The latest installation of The Science Inside radio show look at the science of the elections: from predicting results with maths and stats to the computer power involved. Also: how much tech do you need to run an election centre and is it really worth it?
Take a listen:
The national general elections are just around the corner but the amount of voter apathy among first time voters is frightening. Over 10 million eligible voters in South Africa have not registered to vote in tomorrow’s elections.
It’s a scary statistic and for a country that is so new to democracy, it is also quite a sad one.
HAVE YOUR SAY: South Africans go to the polls tomorrow in the 20th year of democracy. Photo: File.
This year, I am voting for the first time. I am excited – it is somewhat nerve-wracking and new. For the first time in my life I am a part of a generation whose voice will be heard. It is symbolic for me that that I will be voting for the first time when our South Africa celebrates its 20 years of democracy. I count myself lucky.
I may not have personally fought for this right but I know many of you, and your parents, did play a role in the struggle. You fought for the right to vote, for freedom, for equality, for a better life – we all did, some having a bigger part to play than others but it was a collective effort.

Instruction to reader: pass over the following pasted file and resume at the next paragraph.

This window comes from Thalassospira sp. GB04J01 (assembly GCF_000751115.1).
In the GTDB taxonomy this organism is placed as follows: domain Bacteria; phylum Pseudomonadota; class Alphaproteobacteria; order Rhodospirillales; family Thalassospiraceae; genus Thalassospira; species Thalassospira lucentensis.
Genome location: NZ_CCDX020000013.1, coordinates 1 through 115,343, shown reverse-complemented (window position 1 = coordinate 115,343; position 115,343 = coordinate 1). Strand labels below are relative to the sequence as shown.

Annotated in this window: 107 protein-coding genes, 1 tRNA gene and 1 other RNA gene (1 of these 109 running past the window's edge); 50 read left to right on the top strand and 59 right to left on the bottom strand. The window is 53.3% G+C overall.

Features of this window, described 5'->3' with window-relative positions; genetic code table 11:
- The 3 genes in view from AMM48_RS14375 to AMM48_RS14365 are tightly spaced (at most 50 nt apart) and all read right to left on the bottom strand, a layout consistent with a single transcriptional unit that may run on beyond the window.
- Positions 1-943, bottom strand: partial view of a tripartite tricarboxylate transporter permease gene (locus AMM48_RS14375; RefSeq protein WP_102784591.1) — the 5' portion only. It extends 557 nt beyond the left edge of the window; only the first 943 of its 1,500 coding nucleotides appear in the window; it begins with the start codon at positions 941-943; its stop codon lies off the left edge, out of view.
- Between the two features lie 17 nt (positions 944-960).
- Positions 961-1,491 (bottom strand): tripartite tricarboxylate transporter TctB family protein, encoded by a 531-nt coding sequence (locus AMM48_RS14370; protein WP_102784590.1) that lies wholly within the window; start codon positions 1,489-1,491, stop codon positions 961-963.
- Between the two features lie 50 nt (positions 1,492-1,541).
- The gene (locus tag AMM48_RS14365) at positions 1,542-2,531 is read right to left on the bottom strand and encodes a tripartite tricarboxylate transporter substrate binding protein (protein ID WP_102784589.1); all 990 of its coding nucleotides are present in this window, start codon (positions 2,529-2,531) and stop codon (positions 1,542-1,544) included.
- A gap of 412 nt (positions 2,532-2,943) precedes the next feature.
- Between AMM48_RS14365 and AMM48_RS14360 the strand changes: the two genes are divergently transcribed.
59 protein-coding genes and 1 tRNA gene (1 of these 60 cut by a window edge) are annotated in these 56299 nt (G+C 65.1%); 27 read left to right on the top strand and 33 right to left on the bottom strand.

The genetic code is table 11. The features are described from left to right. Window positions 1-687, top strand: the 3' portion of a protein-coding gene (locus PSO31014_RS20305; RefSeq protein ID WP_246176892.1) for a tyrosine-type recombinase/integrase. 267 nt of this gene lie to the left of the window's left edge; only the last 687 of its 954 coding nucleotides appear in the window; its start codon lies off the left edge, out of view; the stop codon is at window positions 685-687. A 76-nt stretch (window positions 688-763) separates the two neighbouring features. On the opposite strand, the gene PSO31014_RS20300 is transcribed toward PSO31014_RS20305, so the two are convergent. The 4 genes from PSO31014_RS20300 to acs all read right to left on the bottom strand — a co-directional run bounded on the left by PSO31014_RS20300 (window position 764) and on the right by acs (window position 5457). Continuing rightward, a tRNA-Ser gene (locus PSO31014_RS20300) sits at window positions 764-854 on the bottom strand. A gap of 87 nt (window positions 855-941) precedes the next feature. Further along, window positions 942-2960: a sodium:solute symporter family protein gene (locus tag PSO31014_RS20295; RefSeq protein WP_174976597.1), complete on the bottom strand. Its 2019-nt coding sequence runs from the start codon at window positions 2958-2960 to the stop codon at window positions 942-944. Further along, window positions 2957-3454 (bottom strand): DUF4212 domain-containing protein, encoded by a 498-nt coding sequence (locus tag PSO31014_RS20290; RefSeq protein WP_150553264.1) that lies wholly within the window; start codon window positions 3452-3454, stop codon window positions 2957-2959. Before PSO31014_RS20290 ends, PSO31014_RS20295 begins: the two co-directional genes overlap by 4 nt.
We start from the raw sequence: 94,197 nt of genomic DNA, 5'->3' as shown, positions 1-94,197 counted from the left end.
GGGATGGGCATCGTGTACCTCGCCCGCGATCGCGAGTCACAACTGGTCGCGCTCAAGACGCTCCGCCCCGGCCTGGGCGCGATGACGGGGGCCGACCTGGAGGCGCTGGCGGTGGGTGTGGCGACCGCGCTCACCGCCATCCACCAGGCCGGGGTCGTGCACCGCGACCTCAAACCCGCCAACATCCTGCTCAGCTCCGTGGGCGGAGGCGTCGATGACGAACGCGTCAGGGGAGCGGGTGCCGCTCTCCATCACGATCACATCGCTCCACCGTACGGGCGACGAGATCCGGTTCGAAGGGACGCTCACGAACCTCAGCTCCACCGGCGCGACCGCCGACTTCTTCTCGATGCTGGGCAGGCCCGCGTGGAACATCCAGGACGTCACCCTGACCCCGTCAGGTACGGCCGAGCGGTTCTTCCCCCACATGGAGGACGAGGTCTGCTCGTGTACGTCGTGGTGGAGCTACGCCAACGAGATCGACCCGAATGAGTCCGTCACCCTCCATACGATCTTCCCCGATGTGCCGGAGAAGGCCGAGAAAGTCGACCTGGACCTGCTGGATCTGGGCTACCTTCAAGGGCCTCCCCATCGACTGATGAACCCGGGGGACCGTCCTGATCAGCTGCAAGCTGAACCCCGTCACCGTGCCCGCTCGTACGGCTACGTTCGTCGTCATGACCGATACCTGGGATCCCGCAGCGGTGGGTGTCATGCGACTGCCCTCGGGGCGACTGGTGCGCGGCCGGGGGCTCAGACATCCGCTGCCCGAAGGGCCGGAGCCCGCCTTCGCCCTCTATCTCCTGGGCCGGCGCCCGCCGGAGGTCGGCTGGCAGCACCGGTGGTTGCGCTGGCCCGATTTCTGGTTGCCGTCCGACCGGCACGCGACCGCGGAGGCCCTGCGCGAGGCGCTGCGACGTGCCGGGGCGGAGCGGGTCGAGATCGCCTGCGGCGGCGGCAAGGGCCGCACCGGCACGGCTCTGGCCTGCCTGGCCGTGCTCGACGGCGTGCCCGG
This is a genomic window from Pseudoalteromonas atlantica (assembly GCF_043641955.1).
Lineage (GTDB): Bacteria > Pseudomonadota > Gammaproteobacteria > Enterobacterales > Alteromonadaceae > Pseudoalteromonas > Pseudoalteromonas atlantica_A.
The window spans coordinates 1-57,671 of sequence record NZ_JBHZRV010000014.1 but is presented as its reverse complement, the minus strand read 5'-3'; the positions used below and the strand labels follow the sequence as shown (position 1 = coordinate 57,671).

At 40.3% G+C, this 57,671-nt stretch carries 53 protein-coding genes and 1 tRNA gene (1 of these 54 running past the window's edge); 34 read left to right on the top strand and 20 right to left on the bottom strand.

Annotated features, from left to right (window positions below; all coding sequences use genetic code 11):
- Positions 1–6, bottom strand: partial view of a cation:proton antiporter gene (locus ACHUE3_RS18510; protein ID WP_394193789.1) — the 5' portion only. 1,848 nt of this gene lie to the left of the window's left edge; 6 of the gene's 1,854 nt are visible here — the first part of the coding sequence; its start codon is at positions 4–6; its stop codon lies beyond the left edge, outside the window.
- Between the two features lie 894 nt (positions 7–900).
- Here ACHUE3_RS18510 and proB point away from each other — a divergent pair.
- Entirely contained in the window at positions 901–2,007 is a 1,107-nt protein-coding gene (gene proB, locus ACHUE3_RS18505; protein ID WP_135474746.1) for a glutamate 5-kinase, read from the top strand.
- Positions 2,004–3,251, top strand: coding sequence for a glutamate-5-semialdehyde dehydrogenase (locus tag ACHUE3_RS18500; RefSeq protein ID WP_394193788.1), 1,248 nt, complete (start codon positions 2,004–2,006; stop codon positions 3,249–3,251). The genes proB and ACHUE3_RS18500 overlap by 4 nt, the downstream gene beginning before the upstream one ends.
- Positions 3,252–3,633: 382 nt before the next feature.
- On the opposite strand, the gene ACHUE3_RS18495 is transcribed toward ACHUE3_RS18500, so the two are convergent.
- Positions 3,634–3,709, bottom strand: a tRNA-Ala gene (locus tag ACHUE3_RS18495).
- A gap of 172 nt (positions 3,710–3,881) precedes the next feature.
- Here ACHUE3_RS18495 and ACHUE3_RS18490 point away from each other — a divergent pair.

Each person had their role to play to bring about change and now you have the right to exercise this change and vote.
But it is more than that, as citizens of a democratic country it is our right to choose the people who will implement laws and run our country. If we choose not to vote, we have no right to complain about the government or our leadership. We don’t have the right to protest against legislation or laws implemented because it was our choice not to vote and our choice not to use our right.
If you want to see change, you have to be the change. So go out there this election day – and vote! Have your say and make South Africa the place you want it to be.
You have the choice, you have the right so use it!